(To get all the beauty of that, right-click on the image, open it in a new tab and zoom in. ("Ctrl" plus "+" in Firefox))
In the 1700's maps were pretty crude.
In Britain, William Roy was an advocate of doing something about this. Eventually, he launched a magnificent effort.
And at the heart of the effort was the measurement of a line from about where Heathrow Airport is to a point about 5 miles to the SE of there.
Some soldiers measured it for him very carefully. This was in 1784. Their answer was 27,404.01 feet.
The line was re-measured in 1791. (This was the first work of the then newly established Ordnance Survey. Captain William Mudge was in charge. He ended up a Fellow of the Royal Society, and a Major General.)
Mudge's team found the distance to be two and three quarters inches longer.
The baseline was measured again in 1858. This time the answer obtained was 27,406.19 feet.
So, "on top" of a "basic" 27,404.01 feet, you either add 2.76 or 26.16 inches.
I'll repeat that: When this distance of about five miles was measured three times, the difference between the shortest answer and the longest was two feet and two inches.
Two feet two inches is the distance from my nose to the tips of my fingers if my arm is stretched out horizontally in front of me, fingers outstretched. (I am 5' 10" tall. (178 cm))
(Who says? I used what was at https://www.ordnancesurvey.co.uk/newsroom/blog/heathrow-airport-honours-the-work-of-major-general-william-roy, accessed 27 Aug 22 as the basis for that "they were very close" material.)
The mapping was a joint venture between the English and the French. Astronomers were very anxious to have an accurate measurement for the distance between the Paris and London (Greenwich) observatories.
As I say, the mapping depended in part on having a good measurement of a baseline. (There's more on all of that in my Make Your Own Map pages.)
When Roy had finished his fabulous measurement of the baseline, it was written up, for all to examine. Were there any flaws in how they had done it? (Apparently not! But the report was still a necessary part of the scientific method.)
As a project of interest on both sides of the Channel, the report was, quite reasonably, translated into French.
This page, when finished, will have some further notes relating to the report. For now, here is some material arising from the map that is a part of the report.
(It is at 51.42641, -0.36571... a place about 5 miles SE of Heathrow Airport.) Note that these images do NOT have North at the top. "Up" is NE on them.
On bit of the map shown, the baseline runs horizontally across the middle of the image, from about 1/3 of the way across, starting from the right hand side. It starts in the middle of the "X", which is a compass rose. You can see the usual device marking "North". (The map seems to show both magnetic and "true" North.) The baseline is marked, right to left, "1", "2", "3",... "16".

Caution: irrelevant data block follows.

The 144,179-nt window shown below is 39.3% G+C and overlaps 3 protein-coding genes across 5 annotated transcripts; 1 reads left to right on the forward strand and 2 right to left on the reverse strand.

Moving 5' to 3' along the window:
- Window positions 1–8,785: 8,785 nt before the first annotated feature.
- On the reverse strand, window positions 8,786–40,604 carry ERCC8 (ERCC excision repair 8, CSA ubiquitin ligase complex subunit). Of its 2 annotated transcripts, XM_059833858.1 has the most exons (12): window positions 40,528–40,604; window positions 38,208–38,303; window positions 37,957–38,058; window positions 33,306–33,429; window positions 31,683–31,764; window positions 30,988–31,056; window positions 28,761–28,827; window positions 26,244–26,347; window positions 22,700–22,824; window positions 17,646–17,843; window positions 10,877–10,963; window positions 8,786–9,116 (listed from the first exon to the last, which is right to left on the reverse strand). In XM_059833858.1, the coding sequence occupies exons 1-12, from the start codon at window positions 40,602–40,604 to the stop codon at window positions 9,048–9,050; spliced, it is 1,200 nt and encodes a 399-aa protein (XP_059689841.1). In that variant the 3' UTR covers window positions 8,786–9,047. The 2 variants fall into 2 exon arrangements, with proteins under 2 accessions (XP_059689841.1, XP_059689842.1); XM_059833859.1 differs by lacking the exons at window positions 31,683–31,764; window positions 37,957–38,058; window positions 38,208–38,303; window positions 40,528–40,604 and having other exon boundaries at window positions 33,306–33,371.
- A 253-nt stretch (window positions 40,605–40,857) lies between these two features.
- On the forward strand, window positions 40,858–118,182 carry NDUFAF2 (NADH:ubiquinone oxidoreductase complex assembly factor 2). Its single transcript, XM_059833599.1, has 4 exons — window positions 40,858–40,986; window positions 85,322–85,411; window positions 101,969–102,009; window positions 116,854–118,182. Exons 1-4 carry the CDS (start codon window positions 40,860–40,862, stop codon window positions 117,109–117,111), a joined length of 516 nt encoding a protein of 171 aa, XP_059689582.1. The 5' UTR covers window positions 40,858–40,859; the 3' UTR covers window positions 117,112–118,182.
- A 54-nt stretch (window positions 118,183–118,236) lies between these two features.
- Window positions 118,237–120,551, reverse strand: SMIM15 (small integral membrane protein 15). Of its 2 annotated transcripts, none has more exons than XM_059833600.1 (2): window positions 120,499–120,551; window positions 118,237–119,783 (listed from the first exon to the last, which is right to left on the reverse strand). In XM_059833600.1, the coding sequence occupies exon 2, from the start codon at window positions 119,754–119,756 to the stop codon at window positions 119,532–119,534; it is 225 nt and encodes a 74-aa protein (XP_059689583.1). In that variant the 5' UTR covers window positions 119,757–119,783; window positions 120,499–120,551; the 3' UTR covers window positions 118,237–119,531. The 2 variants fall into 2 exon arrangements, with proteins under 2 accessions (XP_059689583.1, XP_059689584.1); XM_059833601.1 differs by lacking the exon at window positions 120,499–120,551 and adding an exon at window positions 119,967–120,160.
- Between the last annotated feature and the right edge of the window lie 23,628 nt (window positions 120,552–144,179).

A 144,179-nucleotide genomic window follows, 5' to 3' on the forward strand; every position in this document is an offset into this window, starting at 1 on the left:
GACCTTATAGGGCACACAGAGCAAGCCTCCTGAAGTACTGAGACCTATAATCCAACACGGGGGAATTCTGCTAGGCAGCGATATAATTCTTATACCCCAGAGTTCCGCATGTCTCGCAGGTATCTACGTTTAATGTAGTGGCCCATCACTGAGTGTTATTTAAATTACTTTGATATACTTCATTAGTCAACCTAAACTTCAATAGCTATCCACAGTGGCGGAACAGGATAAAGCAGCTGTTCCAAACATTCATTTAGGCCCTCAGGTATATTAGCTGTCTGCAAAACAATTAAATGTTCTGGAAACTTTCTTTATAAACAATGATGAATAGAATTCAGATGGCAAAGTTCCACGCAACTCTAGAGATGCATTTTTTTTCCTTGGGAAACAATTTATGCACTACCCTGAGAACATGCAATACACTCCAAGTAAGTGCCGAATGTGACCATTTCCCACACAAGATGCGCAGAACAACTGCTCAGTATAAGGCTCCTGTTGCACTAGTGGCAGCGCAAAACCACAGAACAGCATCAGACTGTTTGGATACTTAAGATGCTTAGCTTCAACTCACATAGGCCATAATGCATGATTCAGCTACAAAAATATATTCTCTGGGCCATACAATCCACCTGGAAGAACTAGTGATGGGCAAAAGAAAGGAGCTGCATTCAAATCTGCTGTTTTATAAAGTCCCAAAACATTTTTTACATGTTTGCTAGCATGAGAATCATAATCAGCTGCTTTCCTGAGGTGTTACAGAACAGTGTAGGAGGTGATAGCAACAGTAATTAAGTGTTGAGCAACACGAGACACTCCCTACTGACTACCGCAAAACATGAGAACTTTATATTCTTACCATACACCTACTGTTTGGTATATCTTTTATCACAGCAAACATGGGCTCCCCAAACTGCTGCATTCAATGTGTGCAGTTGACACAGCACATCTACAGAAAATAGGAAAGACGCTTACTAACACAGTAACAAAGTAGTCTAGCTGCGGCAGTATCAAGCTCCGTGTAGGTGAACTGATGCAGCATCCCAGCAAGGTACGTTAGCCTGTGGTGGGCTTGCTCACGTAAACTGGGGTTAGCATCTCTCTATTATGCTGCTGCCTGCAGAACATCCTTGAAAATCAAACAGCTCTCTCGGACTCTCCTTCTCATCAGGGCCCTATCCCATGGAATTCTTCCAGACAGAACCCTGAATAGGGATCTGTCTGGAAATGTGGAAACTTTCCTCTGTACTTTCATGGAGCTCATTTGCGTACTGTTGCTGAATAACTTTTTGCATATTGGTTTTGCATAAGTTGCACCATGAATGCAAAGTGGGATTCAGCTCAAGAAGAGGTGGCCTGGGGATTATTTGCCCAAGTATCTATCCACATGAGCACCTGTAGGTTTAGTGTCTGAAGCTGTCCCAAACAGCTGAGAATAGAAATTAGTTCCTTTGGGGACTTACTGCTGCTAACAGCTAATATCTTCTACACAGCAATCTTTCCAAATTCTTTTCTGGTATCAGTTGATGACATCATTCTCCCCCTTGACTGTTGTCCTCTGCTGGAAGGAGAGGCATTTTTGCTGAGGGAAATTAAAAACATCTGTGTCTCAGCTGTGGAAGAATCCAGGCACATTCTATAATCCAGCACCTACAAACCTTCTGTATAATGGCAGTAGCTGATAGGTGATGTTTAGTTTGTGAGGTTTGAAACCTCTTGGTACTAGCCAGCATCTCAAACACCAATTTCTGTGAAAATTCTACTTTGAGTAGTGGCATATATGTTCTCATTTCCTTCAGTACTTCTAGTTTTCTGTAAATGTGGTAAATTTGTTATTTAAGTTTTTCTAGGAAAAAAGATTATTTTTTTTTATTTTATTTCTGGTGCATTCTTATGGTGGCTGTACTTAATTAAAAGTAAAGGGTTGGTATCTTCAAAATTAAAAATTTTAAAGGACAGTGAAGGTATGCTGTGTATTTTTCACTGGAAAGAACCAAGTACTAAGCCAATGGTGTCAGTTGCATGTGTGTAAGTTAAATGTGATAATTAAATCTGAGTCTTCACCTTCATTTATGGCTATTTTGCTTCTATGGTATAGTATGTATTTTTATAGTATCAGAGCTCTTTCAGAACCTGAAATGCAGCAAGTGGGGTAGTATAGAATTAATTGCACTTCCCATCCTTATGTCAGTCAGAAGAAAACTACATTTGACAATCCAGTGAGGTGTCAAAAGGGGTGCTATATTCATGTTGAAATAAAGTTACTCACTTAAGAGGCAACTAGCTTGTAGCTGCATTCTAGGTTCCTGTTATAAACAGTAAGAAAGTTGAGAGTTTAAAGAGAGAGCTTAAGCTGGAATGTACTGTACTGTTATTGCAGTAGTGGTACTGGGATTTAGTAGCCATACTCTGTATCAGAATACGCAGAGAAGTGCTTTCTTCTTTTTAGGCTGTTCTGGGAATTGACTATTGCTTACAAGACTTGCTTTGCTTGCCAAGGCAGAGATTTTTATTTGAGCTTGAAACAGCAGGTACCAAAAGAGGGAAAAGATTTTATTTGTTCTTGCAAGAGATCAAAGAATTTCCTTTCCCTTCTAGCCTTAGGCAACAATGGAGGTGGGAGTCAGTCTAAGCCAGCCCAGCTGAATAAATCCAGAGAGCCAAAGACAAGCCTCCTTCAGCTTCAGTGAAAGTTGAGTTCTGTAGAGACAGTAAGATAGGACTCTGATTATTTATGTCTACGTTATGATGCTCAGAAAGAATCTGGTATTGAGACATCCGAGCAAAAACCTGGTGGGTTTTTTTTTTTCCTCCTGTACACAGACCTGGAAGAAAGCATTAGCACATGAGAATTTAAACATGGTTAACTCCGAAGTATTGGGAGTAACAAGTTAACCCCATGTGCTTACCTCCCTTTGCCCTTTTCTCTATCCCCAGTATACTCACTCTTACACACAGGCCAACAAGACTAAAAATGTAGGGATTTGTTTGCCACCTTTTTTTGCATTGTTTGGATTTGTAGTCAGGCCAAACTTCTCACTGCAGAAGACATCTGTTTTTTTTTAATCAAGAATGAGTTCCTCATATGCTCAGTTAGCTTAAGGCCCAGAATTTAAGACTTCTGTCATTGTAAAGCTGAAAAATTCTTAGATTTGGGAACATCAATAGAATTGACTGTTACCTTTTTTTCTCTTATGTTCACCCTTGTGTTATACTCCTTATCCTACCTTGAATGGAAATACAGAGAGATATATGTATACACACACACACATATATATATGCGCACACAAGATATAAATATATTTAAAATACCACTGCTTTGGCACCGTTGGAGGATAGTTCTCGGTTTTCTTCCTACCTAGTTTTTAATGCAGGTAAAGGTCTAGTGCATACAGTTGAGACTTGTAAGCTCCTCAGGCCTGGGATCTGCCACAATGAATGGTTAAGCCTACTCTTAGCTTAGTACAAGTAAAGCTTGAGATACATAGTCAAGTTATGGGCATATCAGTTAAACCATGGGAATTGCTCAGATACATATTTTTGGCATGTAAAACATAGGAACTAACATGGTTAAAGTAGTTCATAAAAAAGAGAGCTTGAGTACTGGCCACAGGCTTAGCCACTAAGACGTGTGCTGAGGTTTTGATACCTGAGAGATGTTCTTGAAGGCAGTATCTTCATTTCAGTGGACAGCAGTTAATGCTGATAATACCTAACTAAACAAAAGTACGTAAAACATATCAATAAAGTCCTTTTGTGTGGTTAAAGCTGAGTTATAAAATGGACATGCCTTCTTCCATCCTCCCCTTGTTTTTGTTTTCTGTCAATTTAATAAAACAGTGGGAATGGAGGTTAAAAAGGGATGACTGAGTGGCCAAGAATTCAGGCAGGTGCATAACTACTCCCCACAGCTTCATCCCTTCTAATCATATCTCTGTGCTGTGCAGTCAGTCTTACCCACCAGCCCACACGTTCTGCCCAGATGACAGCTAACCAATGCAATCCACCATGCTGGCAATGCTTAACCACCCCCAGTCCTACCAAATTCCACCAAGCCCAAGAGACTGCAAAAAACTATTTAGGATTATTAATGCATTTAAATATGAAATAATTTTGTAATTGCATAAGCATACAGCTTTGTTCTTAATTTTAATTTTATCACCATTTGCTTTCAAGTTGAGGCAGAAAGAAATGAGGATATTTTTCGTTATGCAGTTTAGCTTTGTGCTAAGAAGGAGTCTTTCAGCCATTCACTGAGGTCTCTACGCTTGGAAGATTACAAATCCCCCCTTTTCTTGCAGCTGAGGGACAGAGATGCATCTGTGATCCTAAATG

(Should I have annotated the image, to show you all of that? I didn't want to deface it. Use your words!)
It is never wise for me to start looking at maps.
"Nothing to do with" Roy's baseline, really... but look at 1784 "Bushey" and 2021 "Bushy Park"... it's just to the right of the south end of the baseline. (SE of it, if you remember that these maps do NOT have North at the top. (The top is towards the NE)
But first! A wider context... The red "+" is the SE end of Roy's baseline... shown rather more elegantly on his map, I fear! The thin red line going to the left of that is the baseline, headed off, eventually, to Heathrow.
I hope you'll have fun matching up the roads and other features, then and now...
(Here's a page with more information, graphics, etc, combining these maps. It also gives a "Gimp" (free photo manipulation software) lesson.)
And now Bushey/ Bushy Park.
Hampton Court is "just off the page" in the previous image, by the way... the dark red arrow points towards where it is.
The green "T" in the previous image is where the long avenue of trees in Roy's map is, and the ornamental ponds. It is repeated in the more magnified image below. It doesn't seem that "we" have taken very good care of our heritage, does it? Sigh. But at least you can still see traces of the ponds.
Oh dear... and then there's... a webpage to tell you a bit about the background of the Admiralty Research Lab... no longer at Bushy Park, but I think the circular feature comes from the days when it was.
... and... some of the history of the Lodge.
Apparently it has been given over to property developers. At least one can hope that a few up-market hamster cages will result. I wonder how much of the parkland will disappear under the never ending pillaging, conversion to acres of 2 and three bedroom "homes" on postage stamps. Ah well.
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